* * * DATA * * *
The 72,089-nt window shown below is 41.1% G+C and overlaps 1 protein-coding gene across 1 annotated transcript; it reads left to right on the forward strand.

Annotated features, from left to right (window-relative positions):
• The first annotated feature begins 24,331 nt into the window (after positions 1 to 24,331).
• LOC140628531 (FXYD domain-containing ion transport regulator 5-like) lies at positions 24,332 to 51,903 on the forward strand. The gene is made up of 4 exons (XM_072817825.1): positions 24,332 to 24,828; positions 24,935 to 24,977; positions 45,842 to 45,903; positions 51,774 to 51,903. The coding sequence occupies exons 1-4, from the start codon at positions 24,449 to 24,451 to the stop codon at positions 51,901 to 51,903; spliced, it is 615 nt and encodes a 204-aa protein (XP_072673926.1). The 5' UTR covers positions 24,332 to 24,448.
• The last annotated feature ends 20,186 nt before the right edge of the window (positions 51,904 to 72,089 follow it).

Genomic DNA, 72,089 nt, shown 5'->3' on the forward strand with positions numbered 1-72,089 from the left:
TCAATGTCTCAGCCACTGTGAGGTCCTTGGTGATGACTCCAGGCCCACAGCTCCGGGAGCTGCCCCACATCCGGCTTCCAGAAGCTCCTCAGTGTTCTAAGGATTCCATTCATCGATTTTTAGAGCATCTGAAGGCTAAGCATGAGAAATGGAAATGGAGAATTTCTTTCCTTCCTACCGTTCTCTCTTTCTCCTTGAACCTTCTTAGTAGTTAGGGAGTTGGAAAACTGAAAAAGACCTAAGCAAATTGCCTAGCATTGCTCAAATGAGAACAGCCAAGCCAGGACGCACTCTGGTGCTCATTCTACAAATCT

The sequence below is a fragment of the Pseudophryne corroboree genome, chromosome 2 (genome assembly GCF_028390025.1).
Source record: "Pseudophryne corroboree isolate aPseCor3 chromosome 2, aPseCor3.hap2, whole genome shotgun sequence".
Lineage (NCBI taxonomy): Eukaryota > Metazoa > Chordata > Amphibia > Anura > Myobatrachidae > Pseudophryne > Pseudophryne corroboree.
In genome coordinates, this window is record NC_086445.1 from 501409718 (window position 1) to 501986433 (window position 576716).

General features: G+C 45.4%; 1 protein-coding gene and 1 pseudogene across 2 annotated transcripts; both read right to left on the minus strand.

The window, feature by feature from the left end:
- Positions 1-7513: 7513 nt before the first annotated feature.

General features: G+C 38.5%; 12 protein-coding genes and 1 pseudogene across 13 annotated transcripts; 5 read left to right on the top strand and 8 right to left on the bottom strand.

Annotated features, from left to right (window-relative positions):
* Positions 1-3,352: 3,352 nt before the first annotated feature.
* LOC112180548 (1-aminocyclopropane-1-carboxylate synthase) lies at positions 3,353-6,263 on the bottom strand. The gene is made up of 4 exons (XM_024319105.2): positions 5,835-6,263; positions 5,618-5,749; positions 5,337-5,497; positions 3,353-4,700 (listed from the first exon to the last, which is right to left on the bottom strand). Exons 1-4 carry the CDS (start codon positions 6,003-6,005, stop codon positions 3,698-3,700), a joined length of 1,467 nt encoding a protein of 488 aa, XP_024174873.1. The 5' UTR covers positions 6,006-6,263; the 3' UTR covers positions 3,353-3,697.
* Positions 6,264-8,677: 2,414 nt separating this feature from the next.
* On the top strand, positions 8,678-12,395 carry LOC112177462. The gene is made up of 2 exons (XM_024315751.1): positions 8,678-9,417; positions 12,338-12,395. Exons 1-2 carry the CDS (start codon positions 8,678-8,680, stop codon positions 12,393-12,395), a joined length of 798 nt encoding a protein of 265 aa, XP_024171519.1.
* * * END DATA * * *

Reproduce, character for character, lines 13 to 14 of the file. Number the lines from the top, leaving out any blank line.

The window, feature by feature from the left end:
- Positions 1-7513: 7513 nt before the first annotated feature.